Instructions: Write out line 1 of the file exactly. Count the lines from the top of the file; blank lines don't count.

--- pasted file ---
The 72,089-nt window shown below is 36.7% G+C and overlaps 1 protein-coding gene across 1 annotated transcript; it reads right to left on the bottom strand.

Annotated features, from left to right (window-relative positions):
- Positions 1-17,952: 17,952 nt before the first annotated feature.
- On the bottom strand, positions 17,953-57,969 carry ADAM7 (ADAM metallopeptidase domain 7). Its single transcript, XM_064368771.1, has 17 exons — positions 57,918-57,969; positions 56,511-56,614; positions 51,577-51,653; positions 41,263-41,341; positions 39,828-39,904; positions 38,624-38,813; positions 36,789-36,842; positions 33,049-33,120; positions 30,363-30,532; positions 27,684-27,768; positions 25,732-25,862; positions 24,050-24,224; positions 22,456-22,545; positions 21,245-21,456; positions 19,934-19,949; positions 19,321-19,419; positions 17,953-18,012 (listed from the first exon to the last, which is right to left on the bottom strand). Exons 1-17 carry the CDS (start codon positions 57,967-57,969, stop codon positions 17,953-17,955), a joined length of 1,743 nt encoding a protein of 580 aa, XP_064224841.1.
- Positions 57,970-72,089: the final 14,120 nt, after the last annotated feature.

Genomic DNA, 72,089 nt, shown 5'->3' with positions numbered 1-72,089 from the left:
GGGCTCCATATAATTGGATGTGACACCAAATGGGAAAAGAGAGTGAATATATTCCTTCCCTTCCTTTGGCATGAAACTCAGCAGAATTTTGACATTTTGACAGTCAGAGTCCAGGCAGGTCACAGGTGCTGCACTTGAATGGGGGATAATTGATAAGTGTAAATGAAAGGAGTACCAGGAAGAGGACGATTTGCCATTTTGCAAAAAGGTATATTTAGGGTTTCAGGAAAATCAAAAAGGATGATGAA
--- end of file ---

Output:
The 72,089-nt window shown below is 36.7% G+C and overlaps 1 protein-coding gene across 1 annotated transcript; it reads right to left on the bottom strand.